Ahmadi place of worship vandalised in Karachi

Published July 25, 2023
A spokesperson for the Ahmadi community said vandals destroyed the minarets of the place of worship. — Photo provided by author
A spokesperson for the Ahmadi community said vandals destroyed the minarets of the place of worship. — Photo provided by author

An Ahmadi place of worship was vandalised in Karachi’s Drigh Road area within the limits of Shah Faisal Colony, police and spokesperson for the community said on Tuesday.

Korangi Senior Superintendent of Police (SSP) Tariq Nawaz told Dawn.com that around four persons damaged the minarets on Monday.

He said that police had taken cognisance of the matter and asked a member of the community to lodge a first information report (FIR).

The senior officer said that a person identified as Bilal was in touch with the Shah Faisal Colony station house officer (SHO) till Monday night and officials had advised him to lodge a report.

He said that police had received an application regarding the vandalism, adding that the complainant stated that an FIR would be registered after consulting with the Ahmadi community.

Amir Mehmood, a spokesperson for the Ahmadi community, also said that an application for registering a FIR had been submitted to the police.

The spokesperson said around a dozen people had entered the place of worship at around 3:45pm on Monday and destroyed the minarets with hammers and put “hateful graffiti on the walls”.

He recalled that a few months ago, two places of worship in Saddar and Martin Quarters were vandalised. He said that FIRs were registered in both the cases but police had yet to inform them of the progress in either of them.

He said that the place of worship in Drigh Road had existed since Pakistan was created. “The government has utterly failed to provide security to Ahmadi places of worship,” Mehmood said.

Govt urged to provide security

Separately, a press release from the Sadr Anjuman Ahmadiyya Pakistan spokesperson called on the government to provide security to the community’s places of worship.

Strongly condemning the incident, the spokesperson said the community’s opponents had “crossed all limits of decency” and the “hate campaign against Ahmadis now knows no bounds”.

“As many as 10 Ahmadi places of worship have been attacked during the current year and so far, none of the aggressors have been held,” the press release said.

The spokesperson said Ahmadis were feeling “an extreme sense of insecurity” while living in their own homeland and the actions of hatemongers were ruining the country’s international image.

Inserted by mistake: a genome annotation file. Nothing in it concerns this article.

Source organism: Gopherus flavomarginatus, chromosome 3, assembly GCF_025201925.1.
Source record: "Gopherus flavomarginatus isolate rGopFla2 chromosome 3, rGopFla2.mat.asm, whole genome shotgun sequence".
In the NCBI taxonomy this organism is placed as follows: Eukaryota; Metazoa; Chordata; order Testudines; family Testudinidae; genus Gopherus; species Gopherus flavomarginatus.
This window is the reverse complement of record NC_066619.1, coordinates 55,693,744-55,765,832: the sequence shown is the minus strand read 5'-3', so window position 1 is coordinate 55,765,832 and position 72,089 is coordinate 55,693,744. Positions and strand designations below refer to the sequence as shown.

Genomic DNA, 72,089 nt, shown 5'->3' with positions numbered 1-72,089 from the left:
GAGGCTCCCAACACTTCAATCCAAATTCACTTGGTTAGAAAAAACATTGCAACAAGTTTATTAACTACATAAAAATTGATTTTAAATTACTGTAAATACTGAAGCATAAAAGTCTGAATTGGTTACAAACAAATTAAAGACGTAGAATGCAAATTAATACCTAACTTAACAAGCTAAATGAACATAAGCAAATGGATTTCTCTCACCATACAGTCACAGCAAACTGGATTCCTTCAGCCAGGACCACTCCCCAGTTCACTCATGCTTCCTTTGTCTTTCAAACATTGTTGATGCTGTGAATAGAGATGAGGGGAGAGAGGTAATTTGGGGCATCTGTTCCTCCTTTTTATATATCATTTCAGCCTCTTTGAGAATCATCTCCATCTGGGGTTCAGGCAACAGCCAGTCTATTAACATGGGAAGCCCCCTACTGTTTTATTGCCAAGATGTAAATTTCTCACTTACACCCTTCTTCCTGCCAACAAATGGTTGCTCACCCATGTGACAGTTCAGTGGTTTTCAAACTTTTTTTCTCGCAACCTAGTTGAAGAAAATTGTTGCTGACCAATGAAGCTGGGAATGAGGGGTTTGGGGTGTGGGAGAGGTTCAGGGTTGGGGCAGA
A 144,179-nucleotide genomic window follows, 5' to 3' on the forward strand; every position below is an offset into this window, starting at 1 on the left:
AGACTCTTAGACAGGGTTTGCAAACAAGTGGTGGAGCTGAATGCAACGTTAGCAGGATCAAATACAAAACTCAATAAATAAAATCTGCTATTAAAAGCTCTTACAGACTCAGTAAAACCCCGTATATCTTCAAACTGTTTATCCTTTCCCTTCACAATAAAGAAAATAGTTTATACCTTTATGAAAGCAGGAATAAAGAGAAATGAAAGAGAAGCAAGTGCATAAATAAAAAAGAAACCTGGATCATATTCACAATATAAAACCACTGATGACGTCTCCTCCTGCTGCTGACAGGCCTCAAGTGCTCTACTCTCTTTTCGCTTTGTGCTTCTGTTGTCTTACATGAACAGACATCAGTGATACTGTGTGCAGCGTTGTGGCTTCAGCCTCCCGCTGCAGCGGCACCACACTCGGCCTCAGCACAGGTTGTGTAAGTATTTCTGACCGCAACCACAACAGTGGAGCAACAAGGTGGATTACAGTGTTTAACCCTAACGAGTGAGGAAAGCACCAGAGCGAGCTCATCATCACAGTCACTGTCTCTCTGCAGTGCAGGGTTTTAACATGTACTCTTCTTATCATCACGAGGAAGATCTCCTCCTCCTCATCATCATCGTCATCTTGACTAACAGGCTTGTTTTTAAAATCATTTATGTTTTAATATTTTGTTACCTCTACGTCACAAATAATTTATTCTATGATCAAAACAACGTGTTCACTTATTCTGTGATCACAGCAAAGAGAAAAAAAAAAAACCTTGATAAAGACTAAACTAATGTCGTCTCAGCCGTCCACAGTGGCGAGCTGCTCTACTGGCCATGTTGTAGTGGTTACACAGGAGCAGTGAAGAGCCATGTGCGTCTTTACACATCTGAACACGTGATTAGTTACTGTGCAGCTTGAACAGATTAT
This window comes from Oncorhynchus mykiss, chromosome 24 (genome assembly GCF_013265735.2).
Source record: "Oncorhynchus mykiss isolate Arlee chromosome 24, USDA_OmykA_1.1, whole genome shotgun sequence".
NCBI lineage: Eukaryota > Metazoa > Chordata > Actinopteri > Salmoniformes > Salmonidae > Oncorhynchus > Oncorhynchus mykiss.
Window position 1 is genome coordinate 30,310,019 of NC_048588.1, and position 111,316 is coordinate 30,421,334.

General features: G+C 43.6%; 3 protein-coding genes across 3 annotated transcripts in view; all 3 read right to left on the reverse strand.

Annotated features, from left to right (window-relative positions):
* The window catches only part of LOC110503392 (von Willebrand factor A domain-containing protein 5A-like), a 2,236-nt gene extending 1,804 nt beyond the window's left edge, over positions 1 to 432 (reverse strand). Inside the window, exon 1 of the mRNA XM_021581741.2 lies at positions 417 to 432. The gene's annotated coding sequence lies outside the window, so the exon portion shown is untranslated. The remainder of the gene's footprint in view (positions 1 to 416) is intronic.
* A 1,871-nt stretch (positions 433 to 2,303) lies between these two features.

“It is high time that such hate mongers are put behind bars so they cannot undermine the fabric of religious harmony in the country any further.”

The spokesperson claimed that miscreants had “finalised plans to attack the Ahmadi places of worship” in various cities and towns across the country in Muharram, adding that announcements for such attacks were being openly made on social media platforms.

The press release said it was the government’s responsibility to arrange security for the community’s worship places so miscreants were unable to harm them.

Anti-Ahmadi drive invites UN bodies’ ire

The drive against the Ahmadi community, which has become a regular feature in Punjab, is not only bringing a bad name to the country, but also inviting the ire of UN bodies.

After a campaign last month to stop Ahmadis from offering sacrifice on Eidul Azha, the latest drive launched against the community involves demolition of the minarets of their places of worship. The drive is being spearheaded by the Tehreek-i-Labbaik Pakistan (TLP).

A poster floated by the social media wing of the TLP in Sarai Alamgir, a town near Jhelum, said: “From Shaandar Chowk to the Qadiani Centre, all minarets will be demolished.” The drive, the poster said, would commence at 10am on the 10th of Muharram (July 29) from the TLP’s office in Sarai Alamgir.

On July 14, the TLP pressured police into demolishing minarets of an Ahmadi place of worship in Jhelum. The party’s local chapter later announced that it would demolish minarets of all Ahmadi places of worship in the entire Jhelum district.

Some of these sites are more than a hundred years old.

The Office of the High Commissioner for Human Rights (OHCHR) expressed concern over the treatment of Ahmadis in Pakistan and asked the government to respond to allegations of violations of international law.

The OHCHR said in its letter: “We would like to bring to the attention of your Excellency’s Government the information we have received concerning growing discrimination and rising incidents of hate speech and incitement to violence against the Ahmadi religious minority in Pakistan, including attacks against places of worship and other acts of intimidation.”

The letter was submitted to Pakistan’s Permanent Representative to the United Nations in Geneva, Switzerland.

“We are deeply concerned about this series of violent attacks against the Ahmadi minority, which we have previously addressed in several communications that despite our requests for remedial actions from authorities, the safety of the Ahmadiyya minority continues to deteriorate.” the OHCHR letter said.

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